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New Report Explores Leading Role for Academic Libraries in Supporting 3D/VR for Research and Teaching

Contact: Kathlin Smith


Arlington, VA, February 26, 2019—A new CLIR report, 3D/VR in the Academic Library: Emerging Practices and Trends, examines the use of three-dimensional (3D) and virtual reality (VR) technologies in research and teaching, and the library’s vital role in supporting this work.

cover3D modeling, 3D capture techniques, and VR enable faculty and students to engage with highly detailed 3D data—from cultural heritage artifacts to scientific simulations—in new ways. A professor can take students on an immersive field trip to Stonehenge, changing the lighting to simulate various phases of solar events. A biochemistry researcher may explore complex protein structures with students, or a chemical engineer may simulate the movement of fluids in various porous rock materials.

“As 3D and VR projects scale up and move outside of the specialist disciplines where they have existed for decades, questions arise concerning skills development, interdisciplinary collaboration, publication, sustainability, preservation, and reuse,” notes the report. Many academic libraries are taking the lead in supporting these projects because they are already centers for collaboration, instruction, research, and collection preservation. Libraries are providing training opportunities, hiring staff to provide services in support of research projects, and working to create a community-wide framework for preservation. Supporting these technologies furthers the library’s mission to provide constituencies access to scholarly information in all forms and formats.

The volume grew out of an interdisciplinary conference, 3D/VR Creation and Curation in Higher Education: A Colloquium to Explore Standards and Best Practices, held in March 2018 at the University of Oklahoma. Organized by the volume’s editors Jennifer Grayburn, Zack Lischer-Katz, Kristina Golubiewski-Davis, and Veronica Ikeshoji-Orlati—then CLIR postdoctoral fellows working in academic libraries—the colloquium aimed to “identify points of tension and gaps in existing practices and knowledge to foster common understanding for the librarians and digital curators tasked with supporting and managing these new data types.” The conference and publication were funded by the Alfred P. Sloan Foundation through a CLIR microgrant, with institutional support from the University of Oklahoma Libraries, Temple University Libraries, and University of California Santa Cruz University Library.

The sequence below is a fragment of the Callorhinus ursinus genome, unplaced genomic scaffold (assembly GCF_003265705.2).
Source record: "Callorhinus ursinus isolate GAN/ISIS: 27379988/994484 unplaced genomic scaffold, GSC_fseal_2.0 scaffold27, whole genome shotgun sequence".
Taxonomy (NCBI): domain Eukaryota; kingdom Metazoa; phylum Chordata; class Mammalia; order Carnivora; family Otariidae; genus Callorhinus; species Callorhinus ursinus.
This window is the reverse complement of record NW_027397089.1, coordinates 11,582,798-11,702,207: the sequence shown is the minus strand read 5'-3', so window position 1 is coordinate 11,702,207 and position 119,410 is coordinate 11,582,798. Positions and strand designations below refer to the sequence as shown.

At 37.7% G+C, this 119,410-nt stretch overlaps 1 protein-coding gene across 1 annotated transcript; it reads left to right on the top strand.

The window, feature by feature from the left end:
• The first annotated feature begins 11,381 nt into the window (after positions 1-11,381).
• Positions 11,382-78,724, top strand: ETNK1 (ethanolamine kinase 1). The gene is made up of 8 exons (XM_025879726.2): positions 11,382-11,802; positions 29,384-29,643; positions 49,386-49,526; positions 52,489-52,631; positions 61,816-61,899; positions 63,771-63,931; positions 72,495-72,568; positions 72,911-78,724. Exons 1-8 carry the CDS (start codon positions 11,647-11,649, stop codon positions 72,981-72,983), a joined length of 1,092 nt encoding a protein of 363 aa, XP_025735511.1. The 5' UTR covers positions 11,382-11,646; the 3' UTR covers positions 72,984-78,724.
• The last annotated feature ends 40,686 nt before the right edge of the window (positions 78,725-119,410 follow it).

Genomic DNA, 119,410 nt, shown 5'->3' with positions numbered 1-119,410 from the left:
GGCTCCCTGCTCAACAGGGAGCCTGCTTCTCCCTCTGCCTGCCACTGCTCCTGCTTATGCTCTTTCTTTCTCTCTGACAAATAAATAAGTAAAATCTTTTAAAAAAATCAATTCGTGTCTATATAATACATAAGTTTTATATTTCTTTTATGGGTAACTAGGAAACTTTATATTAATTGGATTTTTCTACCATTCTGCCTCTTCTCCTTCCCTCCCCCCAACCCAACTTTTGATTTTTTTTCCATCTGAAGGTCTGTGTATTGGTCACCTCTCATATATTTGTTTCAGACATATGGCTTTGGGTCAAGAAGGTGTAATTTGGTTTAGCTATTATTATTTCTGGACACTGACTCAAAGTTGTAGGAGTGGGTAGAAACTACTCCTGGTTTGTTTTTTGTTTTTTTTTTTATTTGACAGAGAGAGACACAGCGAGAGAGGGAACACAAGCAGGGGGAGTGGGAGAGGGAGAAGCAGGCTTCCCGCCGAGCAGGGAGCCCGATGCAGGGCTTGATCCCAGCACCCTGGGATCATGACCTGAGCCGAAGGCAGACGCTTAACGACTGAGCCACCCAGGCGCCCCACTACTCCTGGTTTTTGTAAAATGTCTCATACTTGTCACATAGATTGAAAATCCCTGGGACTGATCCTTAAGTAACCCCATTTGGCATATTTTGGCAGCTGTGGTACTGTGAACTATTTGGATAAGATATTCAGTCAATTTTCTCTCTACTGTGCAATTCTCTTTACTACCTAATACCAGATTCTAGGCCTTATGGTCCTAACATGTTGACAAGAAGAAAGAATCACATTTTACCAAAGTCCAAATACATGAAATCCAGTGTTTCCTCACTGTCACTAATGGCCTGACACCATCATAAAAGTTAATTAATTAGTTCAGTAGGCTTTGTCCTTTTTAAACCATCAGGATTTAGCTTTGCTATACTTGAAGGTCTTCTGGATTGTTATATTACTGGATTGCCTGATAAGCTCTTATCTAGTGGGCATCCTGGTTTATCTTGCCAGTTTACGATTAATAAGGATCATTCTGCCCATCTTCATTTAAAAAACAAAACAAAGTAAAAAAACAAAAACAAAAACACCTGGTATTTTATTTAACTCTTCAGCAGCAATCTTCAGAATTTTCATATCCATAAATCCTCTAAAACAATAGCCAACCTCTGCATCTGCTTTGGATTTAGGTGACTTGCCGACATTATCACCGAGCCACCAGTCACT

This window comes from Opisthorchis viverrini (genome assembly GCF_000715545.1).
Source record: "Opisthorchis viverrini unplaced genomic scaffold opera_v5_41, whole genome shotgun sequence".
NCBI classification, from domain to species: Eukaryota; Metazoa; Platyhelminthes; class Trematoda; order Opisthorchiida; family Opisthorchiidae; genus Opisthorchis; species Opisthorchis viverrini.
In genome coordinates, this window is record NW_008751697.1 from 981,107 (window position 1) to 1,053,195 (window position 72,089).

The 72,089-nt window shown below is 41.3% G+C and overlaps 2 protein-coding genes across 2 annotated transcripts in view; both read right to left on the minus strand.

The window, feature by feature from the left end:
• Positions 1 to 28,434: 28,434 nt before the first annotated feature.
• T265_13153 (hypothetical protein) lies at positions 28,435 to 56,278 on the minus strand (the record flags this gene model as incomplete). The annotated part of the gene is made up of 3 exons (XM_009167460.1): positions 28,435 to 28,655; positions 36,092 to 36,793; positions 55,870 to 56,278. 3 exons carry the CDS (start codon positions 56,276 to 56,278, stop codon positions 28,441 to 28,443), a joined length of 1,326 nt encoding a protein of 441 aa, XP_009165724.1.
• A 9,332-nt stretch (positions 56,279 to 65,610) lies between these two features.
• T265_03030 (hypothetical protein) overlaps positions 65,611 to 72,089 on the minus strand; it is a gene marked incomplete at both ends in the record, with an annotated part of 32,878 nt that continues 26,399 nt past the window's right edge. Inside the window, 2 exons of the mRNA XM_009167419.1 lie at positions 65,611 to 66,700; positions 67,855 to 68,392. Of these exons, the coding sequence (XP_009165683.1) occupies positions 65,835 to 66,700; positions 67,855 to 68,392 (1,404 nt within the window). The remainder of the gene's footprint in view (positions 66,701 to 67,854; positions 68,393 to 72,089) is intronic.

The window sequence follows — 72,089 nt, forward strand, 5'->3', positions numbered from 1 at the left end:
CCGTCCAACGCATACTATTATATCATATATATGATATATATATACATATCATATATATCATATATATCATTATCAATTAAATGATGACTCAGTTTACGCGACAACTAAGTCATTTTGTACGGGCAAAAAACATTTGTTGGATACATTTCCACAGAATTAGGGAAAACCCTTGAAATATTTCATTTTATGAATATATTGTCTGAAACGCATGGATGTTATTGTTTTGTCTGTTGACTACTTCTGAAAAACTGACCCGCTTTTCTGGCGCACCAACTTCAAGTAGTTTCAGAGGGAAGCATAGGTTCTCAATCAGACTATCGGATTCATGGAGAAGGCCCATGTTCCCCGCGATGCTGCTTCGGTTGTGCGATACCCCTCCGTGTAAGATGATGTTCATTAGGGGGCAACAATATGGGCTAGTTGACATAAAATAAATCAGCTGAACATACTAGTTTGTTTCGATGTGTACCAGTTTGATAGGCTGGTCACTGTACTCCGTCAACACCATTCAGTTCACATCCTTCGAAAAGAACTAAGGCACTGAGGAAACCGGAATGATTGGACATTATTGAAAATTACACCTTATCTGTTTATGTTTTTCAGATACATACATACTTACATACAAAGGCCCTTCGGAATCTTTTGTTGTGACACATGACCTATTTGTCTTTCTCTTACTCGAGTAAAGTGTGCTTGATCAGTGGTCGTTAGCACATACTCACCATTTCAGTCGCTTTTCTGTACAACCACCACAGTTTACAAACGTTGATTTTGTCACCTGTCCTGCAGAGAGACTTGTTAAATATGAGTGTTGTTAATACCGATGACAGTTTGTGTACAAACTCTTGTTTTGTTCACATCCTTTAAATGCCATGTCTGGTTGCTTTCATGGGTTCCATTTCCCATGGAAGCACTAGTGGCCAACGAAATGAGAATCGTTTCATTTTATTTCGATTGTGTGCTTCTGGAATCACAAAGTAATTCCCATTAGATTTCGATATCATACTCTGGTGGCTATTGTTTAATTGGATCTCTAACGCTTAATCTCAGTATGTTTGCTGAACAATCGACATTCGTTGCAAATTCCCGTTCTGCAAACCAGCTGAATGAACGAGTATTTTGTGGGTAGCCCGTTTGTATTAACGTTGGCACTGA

The volume seeks to prompt greater awareness for library professionals as they develop programs that use 3D and VR technologies and work to integrate changing scholarly demands and conventions with existing library services and policies. Eight chapters contributed by experts in a variety of fields cover 3D content creation, VR visualization and analysis, 3D/VR-based educational deployment, and 3D/VR data curation, providing a snapshot of professional objectives and workflows that have developed around 3D/VR. Together, the chapters highlight three critical approaches for librarians and digital curators to consider as they use 3D/VR to support their communities: (1) treat the academic outputs that use 3D/VR as scholarly products; (2) build a 3D/VR scholarly community to support knowledge exchange across a range of stakeholder groups; and (3) develop technical tools, training, and infrastructure to support a 3D/VR research ecosystem.

The report is available at

CLIR is an independent, nonprofit organization that forges strategies to enhance research, teaching, and learning environments in collaboration with libraries, cultural institutions, and communities of higher learning. It aims to promote forward-looking collaborative solutions that transcend disciplinary, institutional, professional, and geographic boundaries in support of the public good.


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